|    `--M. pectinataPS01
    |--Phlebopteris Brongniart 1828C93
    |    |--P. alethopteroides Etheridge 1888F71
    |    |--P. crenifoliaE90
    |    |--P. muensteriK-CB01
    |    |--P. polypodioidesE90
    |    |--P. schouviiE90
    |    |--P. smithii (Daugherty) Arnold 1956C93
    |    `--P. utensis Arnold 1956C93
    `--DictyophylliditesKTT04
         |--D. equiexinus (Couper) Dettmann 1963YB02
         |--D. harrisii Couper 1958I02
         |--D. mortoniiKTT04
         |--D. pectinataeformis (Bolkhovitina) Dettmann 1963YB02
         `--D. venkatachalaiVB02

*Type species of generic name indicated

References

[BO02] Barale, G., & M. Ouaja. 2002. La biodiversité végétale des gisements d’âge Jurassique supérieur-Crétacé inférieur de Merbah El Asfer (Sud-Tunisien). Cretaceous Research 23: 707–737.

[C93] Cleal, C. J. 1993. Pteridophyta. In: Benton, M. J. (ed.) The Fossil Record 2 pp. 779–794. Chapman & Hall: London.

[E90] Etheridge, R., Jr. 1890. Note on the fructification of Phlebopteris alethopteroides, Etheridge, fil., from the Lower Mesozoic beds of Queensland. Proceedings of the Linnean Society of New South Wales, series 2, 4 (3): 625–626.

[GT02] Gomez, B., F. Thévenard, M. Fantin & L. Guisberti. 2002. Late Cretaceous plants from the Bonarelli Level of the Venetian Alps, northeastern Italy. Cretaceous Research 23: 671–685.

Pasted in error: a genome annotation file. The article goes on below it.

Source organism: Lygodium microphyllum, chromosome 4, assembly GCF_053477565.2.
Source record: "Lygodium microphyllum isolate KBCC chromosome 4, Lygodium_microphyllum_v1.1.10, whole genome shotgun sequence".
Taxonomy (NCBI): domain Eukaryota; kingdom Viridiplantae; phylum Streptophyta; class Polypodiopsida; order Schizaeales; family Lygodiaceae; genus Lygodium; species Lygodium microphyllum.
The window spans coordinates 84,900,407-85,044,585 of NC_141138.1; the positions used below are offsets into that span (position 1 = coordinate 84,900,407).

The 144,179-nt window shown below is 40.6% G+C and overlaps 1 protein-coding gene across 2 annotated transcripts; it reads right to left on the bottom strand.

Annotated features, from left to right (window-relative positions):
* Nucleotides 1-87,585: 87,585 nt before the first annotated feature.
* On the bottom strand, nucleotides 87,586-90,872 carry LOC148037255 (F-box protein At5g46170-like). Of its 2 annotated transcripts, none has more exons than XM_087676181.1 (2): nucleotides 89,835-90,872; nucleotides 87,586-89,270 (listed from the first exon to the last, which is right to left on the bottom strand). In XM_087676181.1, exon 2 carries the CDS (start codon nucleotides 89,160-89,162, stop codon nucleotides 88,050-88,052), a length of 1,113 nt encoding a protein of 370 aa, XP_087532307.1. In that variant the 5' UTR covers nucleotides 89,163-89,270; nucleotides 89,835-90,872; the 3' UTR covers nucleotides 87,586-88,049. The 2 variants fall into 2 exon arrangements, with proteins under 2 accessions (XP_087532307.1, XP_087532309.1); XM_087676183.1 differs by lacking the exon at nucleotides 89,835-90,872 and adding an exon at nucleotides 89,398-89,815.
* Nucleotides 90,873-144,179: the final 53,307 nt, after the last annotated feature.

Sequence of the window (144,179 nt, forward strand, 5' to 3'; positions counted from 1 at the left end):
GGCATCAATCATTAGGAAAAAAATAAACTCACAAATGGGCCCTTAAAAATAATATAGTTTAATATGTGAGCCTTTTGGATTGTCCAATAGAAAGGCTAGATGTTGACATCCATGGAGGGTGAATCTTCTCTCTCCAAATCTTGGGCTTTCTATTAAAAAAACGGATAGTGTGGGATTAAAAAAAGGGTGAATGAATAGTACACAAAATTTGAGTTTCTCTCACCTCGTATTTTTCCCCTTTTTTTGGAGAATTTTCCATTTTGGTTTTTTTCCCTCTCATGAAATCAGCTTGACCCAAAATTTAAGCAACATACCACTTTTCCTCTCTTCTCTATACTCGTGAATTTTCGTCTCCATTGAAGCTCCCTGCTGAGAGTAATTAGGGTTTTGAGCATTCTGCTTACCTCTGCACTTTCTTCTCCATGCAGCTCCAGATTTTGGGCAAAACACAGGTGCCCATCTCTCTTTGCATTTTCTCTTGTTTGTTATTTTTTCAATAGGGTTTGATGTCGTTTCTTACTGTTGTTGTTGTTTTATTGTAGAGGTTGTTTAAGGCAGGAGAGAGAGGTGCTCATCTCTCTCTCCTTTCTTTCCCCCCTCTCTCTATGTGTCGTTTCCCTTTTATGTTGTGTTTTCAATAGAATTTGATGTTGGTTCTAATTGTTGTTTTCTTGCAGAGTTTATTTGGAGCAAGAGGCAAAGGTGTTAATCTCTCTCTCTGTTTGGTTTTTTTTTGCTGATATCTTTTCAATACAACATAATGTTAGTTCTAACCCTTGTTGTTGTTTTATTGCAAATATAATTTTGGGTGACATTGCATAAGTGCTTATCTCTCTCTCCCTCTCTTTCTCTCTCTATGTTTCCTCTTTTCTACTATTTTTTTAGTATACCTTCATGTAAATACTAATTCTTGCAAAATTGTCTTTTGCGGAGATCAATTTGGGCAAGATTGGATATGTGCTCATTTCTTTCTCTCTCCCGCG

[I02] Ibrahim, M. I. A. 2002. Late Albian-Middle Cenomanian palynofacies and palynostratigraphy, Abu Gharadig-5 well, Western Desert, Egypt. Cretaceous Research 23: 775–788.

Kato, M., & H. Setoguchi. 1999. An rbcL-based phylogeny and heteroblastic leaf morphology of Matoniaceae. Systematic Botany 23 (4): 391–400.

[KTT04] Klavins, S. D., T. N. Taylor & E. L. Taylor. 2004. Matoniaceous ferns (Gleicheniales) from the Middle Triassic of Antactica. Journal of Paleontology 78 (1): 211–217.

Konijnenburg-van Cittert, J. H. A. van. 1993. A review of the Matoniaceae based on in situ spores. Review of Palaeobotany and Palynology 78: 235–267.

[K-CB01] Konijnenburg-van Cittert, H. van, & K. Bandel. 2001. Jurassic plants from Djebel Tih, Sinai. Mitteilungen aus dem Geologisch-Paläontologischen Institut der Universität Hamburg 85: 47–64.

Lindsay, S., S. Suddee, D. J. Middleton & R. Pooma. 2003. Matoniaceae (Pteridophyta)—a new family record for Thailand. Thai Forestry Bulletin 31: 47–52.

[PS01] Pryer, K. M., A. R. Smith, J. S. Hunt & J. Y. Dubuisson. 2001. rbcL data reveal two monophyletic groups of filmy ferns (Filicopsida: Hymenophyllaceae). American Journal of Botany 88 (6): 1118–1130.

Schneider, H., E. Schuettpelz, K. M. Pryer, R. Cranfill, S. Magallón & R. Lupia. 2004. Ferns diversified in the shadow of angiosperms. Nature 428: 553–557.

[SL01] Smith, J. B., M. C. Lamanna, K. J. Lacovara, P. Dodson, J. R. Smith, J. C. Poole, R. Giegengack & Y. Attia. 2001. A giant sauropod dinosaur from an Upper Cretaceous mangrove deposit in Egypt. Science 292: 1704–1706.

[VB02] Vijaya & T. K. Bhattacharji. 2002. An Early Cretaceous age for the Rajmahal traps, Panagarh area, West Bengal: Palynological evidence. Cretaceous Research 23: 789–805.

[WP05] Wikström, N., & K. M. Pryer. 2005. Incongruence between primary sequence data and the distribution of a mitochondrial atp1 group II intron among ferns and horsetails. Molecular Phylogenetics and Evolution 36: 484–493.

[YB02] Yi, S., & D. J. Batten. 2002. Palynology of Upper Cretaceous (uppermost Campanian-Maastrichtian) deposits in the South Yellow Sea Basin, offshore Korea. Cretaceous Research 23: 687–706.